I have been a avid C4 fan since I started climbing trad, and have traditionally (pun intended) doubled up in the C4's - sometimes over other cams of lighter weight.
When these came out, I was at first slightly concerned about durability. Then I started thinking about them in terms of application and durability and where ultimately they fit into my rack and came up with a few great features.
1) They are not, and never will be, the workhorse of my rack. That job falls to the C4's and Totem cams that have always held that coveted spot. The Ultralights are my "doubles" and "triples" in some cases. They are not the cam I reach for when I am cruxing - while they would do just fine (i know because I actually fell on a .75 - yes, I fall a lot when trying above my pay grade) - they often see less action. I think about them as a supplemental piece - because usually I am not falling, and in the chance that I do fall, what is the chance its on an UL and if I did they hold a fall just great. The thinking here is to increase the longevity of the UL's.
2) Weight savings. I am surprised at how much lighter these are to their C4 counterparts. The #4 is so much lighter than the OG - i'm able to leave it on my rack permanently, where before I would leave it in the truck or at home. I can make more open route decisions up at the crag with a more full rack. The ability to double up in these is great.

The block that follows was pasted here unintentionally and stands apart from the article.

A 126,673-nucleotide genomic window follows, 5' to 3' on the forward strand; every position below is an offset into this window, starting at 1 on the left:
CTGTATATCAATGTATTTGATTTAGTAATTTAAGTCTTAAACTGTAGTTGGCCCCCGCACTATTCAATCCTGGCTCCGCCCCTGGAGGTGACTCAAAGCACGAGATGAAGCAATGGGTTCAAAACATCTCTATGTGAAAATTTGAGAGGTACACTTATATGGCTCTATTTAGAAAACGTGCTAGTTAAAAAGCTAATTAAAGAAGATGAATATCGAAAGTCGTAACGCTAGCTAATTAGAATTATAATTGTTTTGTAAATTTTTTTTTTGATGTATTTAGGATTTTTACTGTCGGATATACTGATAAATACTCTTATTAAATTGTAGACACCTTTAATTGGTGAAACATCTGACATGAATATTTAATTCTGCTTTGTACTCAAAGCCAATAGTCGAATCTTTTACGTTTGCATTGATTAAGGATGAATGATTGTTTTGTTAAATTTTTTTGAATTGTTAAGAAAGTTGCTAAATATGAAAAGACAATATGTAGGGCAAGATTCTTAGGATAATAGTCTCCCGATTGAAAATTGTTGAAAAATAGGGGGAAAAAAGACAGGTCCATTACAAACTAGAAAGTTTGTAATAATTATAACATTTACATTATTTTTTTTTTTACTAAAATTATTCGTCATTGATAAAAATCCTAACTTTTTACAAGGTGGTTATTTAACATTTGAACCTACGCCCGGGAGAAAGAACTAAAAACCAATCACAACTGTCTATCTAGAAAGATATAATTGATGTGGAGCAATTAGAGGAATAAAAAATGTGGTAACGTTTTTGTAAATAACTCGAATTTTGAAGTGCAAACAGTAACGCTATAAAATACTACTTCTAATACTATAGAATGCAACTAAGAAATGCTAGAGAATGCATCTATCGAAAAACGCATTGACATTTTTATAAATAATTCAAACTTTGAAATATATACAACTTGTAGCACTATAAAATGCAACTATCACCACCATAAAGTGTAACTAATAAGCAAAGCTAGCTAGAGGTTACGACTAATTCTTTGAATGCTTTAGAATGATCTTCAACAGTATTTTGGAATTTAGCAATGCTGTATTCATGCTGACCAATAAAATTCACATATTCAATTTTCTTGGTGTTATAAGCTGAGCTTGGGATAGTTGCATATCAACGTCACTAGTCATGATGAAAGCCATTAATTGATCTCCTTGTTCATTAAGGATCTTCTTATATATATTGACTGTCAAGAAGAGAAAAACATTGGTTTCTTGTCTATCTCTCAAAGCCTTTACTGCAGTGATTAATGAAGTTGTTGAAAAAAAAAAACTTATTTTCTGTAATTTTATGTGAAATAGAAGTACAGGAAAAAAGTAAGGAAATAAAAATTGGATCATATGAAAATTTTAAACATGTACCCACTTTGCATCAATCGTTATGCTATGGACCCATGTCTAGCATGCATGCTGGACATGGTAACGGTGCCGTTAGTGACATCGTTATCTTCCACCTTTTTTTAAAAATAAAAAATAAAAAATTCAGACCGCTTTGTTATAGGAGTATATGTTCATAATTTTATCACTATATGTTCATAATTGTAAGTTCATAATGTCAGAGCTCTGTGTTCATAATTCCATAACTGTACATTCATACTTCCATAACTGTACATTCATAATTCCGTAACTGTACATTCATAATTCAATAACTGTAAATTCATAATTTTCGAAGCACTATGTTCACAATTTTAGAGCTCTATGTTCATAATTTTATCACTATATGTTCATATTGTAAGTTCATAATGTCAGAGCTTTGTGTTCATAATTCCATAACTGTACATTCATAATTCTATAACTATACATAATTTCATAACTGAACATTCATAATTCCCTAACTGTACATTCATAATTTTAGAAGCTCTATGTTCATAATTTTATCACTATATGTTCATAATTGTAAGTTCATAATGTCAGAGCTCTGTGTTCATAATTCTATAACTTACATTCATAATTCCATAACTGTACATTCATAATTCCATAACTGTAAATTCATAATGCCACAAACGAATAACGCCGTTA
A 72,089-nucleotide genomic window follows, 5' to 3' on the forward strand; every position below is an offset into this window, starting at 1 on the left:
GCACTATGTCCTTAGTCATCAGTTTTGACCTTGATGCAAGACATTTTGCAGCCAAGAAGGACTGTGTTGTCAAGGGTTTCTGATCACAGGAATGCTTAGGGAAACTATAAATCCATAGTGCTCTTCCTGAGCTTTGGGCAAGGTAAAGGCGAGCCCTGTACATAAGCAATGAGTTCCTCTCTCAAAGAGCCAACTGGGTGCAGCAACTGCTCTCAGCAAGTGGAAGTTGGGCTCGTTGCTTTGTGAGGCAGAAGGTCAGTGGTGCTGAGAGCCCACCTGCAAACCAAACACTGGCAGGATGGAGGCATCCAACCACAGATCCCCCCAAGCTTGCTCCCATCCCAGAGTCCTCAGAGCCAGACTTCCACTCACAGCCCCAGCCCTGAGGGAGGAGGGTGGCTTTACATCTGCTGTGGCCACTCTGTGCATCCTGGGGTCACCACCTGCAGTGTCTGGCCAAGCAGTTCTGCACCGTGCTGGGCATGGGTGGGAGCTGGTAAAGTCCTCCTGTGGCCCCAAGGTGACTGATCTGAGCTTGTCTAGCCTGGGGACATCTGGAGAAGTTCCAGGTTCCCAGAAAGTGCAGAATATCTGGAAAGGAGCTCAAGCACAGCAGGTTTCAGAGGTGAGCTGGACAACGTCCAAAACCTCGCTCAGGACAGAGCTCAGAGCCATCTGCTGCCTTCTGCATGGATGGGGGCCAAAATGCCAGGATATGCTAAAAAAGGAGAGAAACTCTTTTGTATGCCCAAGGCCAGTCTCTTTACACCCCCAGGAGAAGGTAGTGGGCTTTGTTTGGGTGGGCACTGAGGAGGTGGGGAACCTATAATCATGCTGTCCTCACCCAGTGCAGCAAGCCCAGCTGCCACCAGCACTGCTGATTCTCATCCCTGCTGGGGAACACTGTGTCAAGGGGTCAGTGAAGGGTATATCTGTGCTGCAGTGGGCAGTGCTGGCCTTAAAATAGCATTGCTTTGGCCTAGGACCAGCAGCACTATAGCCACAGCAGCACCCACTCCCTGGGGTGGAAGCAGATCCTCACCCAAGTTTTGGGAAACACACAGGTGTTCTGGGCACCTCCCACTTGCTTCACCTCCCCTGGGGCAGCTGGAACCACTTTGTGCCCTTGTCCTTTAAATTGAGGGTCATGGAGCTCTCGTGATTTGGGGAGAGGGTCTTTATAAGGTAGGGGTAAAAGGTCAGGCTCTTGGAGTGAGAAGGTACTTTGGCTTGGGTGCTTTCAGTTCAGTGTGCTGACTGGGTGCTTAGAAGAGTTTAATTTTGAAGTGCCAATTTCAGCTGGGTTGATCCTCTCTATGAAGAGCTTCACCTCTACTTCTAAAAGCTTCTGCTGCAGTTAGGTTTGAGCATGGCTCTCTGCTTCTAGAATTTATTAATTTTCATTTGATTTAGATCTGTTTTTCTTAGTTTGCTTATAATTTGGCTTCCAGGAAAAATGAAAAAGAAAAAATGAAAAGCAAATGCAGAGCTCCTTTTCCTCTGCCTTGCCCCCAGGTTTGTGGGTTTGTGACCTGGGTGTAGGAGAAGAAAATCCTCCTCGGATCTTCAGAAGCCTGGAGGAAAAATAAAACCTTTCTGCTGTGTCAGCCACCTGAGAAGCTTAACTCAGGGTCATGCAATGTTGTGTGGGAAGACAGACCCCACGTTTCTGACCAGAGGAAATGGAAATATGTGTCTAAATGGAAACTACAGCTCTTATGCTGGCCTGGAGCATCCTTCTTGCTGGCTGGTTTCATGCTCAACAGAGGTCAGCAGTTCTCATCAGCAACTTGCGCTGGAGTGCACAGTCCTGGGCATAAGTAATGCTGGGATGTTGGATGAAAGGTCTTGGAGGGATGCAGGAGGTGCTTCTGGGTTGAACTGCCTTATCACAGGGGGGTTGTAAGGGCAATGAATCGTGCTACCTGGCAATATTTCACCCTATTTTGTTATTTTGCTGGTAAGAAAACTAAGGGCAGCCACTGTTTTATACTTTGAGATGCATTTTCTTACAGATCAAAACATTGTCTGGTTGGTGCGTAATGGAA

3) Where they shine is in the alpine, or on long approaches. First is the mentality of the alpine - "The leader doesn't fall" - that being said, IT HAPPENS. but for the weight savings and the off chance that you do fall, these are trucker.
The biggest questions it seems everyone has on these is LONGEVITY OF DURABILITY. If these are used correctly, i.e. - you really shouldn't have to fall on them - they will seemingly last a long while. But if you do find yourself, like me, slipping and falling one of these - have piece of mind that they held me like a champ.
The C4 got a hair cut. and they are looking stylishhh.